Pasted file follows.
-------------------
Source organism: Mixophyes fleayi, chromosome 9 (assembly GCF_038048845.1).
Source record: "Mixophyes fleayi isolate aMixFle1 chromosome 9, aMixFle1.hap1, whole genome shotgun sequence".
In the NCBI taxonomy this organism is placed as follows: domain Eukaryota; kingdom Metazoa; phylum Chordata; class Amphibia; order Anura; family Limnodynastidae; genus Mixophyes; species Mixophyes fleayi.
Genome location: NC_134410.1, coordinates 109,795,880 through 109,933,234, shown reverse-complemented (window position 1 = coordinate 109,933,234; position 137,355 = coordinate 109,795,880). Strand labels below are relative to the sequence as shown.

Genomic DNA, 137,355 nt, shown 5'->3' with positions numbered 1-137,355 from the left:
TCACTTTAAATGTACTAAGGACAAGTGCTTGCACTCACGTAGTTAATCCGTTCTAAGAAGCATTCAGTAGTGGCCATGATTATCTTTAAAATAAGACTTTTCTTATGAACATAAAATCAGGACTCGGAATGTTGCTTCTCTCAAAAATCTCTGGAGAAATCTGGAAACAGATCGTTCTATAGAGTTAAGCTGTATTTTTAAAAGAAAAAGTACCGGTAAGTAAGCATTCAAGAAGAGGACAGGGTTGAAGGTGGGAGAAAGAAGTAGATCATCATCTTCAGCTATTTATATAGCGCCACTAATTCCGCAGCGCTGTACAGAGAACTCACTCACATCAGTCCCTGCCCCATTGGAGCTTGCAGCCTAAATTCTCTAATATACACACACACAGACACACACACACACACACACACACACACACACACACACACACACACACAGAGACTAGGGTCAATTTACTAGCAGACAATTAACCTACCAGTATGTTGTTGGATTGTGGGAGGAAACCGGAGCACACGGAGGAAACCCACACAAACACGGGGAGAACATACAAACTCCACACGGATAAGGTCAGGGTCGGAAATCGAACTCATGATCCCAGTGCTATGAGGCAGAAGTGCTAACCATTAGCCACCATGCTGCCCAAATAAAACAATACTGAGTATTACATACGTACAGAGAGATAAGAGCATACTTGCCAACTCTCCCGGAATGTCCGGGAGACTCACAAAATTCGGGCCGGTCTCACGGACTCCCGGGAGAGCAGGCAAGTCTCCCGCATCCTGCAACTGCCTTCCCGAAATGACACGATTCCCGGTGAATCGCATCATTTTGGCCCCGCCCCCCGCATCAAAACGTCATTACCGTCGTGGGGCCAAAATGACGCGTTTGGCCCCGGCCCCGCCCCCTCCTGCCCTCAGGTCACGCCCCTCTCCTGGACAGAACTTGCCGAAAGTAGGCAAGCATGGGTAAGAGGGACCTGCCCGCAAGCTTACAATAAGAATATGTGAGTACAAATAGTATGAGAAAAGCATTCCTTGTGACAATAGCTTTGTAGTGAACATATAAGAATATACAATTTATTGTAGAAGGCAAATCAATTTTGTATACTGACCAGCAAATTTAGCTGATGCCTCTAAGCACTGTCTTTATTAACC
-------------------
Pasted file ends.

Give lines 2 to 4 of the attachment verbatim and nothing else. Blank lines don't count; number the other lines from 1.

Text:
Source record: "Mixophyes fleayi isolate aMixFle1 chromosome 9, aMixFle1.hap1, whole genome shotgun sequence".
In the NCBI taxonomy this organism is placed as follows: domain Eukaryota; kingdom Metazoa; phylum Chordata; class Amphibia; order Anura; family Limnodynastidae; genus Mixophyes; species Mixophyes fleayi.
Genome location: NC_134410.1, coordinates 109,795,880 through 109,933,234, shown reverse-complemented (window position 1 = coordinate 109,933,234; position 137,355 = coordinate 109,795,880). Strand labels below are relative to the sequence as shown.